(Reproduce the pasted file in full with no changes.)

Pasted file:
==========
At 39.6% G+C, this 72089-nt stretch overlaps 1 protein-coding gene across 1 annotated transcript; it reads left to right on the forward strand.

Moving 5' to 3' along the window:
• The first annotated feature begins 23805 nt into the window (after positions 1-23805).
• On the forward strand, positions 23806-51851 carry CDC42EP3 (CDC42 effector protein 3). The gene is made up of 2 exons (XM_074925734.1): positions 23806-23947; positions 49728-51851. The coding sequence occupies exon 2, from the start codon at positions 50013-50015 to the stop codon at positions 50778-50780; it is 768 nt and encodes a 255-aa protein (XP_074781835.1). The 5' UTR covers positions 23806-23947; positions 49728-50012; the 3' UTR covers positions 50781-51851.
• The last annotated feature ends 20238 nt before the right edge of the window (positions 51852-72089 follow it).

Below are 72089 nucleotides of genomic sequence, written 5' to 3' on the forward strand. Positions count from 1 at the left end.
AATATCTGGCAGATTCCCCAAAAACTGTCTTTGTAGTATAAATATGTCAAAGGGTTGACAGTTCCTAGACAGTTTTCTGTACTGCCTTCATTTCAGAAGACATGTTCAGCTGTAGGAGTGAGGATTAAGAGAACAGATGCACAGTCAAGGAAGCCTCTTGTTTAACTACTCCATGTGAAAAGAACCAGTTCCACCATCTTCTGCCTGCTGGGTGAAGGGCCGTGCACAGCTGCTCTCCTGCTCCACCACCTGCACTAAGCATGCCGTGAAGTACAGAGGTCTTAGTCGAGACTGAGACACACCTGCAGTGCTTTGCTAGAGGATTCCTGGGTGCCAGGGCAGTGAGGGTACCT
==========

At 39.6% G+C, this 72089-nt stretch overlaps 1 protein-coding gene across 1 annotated transcript; it reads left to right on the forward strand.

Moving 5' to 3' along the window:
• The first annotated feature begins 23805 nt into the window (after positions 1-23805).
• On the forward strand, positions 23806-51851 carry CDC42EP3 (CDC42 effector protein 3). The gene is made up of 2 exons (XM_074925734.1): positions 23806-23947; positions 49728-51851. The coding sequence occupies exon 2, from the start codon at positions 50013-50015 to the stop codon at positions 50778-50780; it is 768 nt and encodes a 255-aa protein (XP_074781835.1). The 5' UTR covers positions 23806-23947; positions 49728-50012; the 3' UTR covers positions 50781-51851.
• The last annotated feature ends 20238 nt before the right edge of the window (positions 51852-72089 follow it).

Below are 72089 nucleotides of genomic sequence, written 5' to 3' on the forward strand. Positions count from 1 at the left end.
AATATCTGGCAGATTCCCCAAAAACTGTCTTTGTAGTATAAATATGTCAAAGGGTTGACAGTTCCTAGACAGTTTTCTGTACTGCCTTCATTTCAGAAGACATGTTCAGCTGTAGGAGTGAGGATTAAGAGAACAGATGCACAGTCAAGGAAGCCTCTTGTTTAACTACTCCATGTGAAAAGAACCAGTTCCACCATCTTCTGCCTGCTGGGTGAAGGGCCGTGCACAGCTGCTCTCCTGCTCCACCACCTGCACTAAGCATGCCGTGAAGTACAGAGGTCTTAGTCGAGACTGAGACACACCTGCAGTGCTTTGCTAGAGGATTCCTGGGTGCCAGGGCAGTGAGGGTACCT